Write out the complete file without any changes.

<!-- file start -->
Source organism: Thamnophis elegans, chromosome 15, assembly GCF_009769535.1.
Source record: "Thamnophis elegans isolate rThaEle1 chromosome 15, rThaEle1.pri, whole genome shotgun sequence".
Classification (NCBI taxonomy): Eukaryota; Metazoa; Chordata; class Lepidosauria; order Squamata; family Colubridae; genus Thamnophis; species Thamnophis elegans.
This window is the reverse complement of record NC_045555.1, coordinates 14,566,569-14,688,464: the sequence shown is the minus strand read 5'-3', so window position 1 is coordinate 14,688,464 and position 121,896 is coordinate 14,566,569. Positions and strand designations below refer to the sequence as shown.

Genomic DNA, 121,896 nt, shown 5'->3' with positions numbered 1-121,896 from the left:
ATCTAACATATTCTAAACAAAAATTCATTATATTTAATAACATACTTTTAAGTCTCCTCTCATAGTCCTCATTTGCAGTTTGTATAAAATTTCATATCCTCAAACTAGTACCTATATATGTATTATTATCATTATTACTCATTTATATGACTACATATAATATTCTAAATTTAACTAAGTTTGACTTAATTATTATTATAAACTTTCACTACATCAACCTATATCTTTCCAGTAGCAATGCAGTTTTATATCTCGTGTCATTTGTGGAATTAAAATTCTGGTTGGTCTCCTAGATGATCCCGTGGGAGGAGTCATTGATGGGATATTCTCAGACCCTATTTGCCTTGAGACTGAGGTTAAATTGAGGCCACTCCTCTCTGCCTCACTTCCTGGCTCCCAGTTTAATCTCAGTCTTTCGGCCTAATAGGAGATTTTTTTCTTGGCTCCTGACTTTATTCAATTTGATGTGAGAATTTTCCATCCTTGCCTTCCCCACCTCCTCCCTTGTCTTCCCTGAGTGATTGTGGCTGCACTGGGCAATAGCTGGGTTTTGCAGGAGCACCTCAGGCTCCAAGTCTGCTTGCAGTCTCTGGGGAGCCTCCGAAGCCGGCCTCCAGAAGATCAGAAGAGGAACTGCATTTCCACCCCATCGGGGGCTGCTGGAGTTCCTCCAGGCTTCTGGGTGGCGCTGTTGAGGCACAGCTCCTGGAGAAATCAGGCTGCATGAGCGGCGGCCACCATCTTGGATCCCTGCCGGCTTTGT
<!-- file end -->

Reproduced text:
Source organism: Thamnophis elegans, chromosome 15, assembly GCF_009769535.1.
Source record: "Thamnophis elegans isolate rThaEle1 chromosome 15, rThaEle1.pri, whole genome shotgun sequence".
Classification (NCBI taxonomy): Eukaryota; Metazoa; Chordata; class Lepidosauria; order Squamata; family Colubridae; genus Thamnophis; species Thamnophis elegans.
This window is the reverse complement of record NC_045555.1, coordinates 14,566,569-14,688,464: the sequence shown is the minus strand read 5'-3', so window position 1 is coordinate 14,688,464 and position 121,896 is coordinate 14,566,569. Positions and strand designations below refer to the sequence as shown.

Genomic DNA, 121,896 nt, shown 5'->3' with positions numbered 1-121,896 from the left:
ATCTAACATATTCTAAACAAAAATTCATTATATTTAATAACATACTTTTAAGTCTCCTCTCATAGTCCTCATTTGCAGTTTGTATAAAATTTCATATCCTCAAACTAGTACCTATATATGTATTATTATCATTATTACTCATTTATATGACTACATATAATATTCTAAATTTAACTAAGTTTGACTTAATTATTATTATAAACTTTCACTACATCAACCTATATCTTTCCAGTAGCAATGCAGTTTTATATCTCGTGTCATTTGTGGAATTAAAATTCTGGTTGGTCTCCTAGATGATCCCGTGGGAGGAGTCATTGATGGGATATTCTCAGACCCTATTTGCCTTGAGACTGAGGTTAAATTGAGGCCACTCCTCTCTGCCTCACTTCCTGGCTCCCAGTTTAATCTCAGTCTTTCGGCCTAATAGGAGATTTTTTTCTTGGCTCCTGACTTTATTCAATTTGATGTGAGAATTTTCCATCCTTGCCTTCCCCACCTCCTCCCTTGTCTTCCCTGAGTGATTGTGGCTGCACTGGGCAATAGCTGGGTTTTGCAGGAGCACCTCAGGCTCCAAGTCTGCTTGCAGTCTCTGGGGAGCCTCCGAAGCCGGCCTCCAGAAGATCAGAAGAGGAACTGCATTTCCACCCCATCGGGGGCTGCTGGAGTTCCTCCAGGCTTCTGGGTGGCGCTGTTGAGGCACAGCTCCTGGAGAAATCAGGCTGCATGAGCGGCGGCCACCATCTTGGATCCCTGCCGGCTTTGT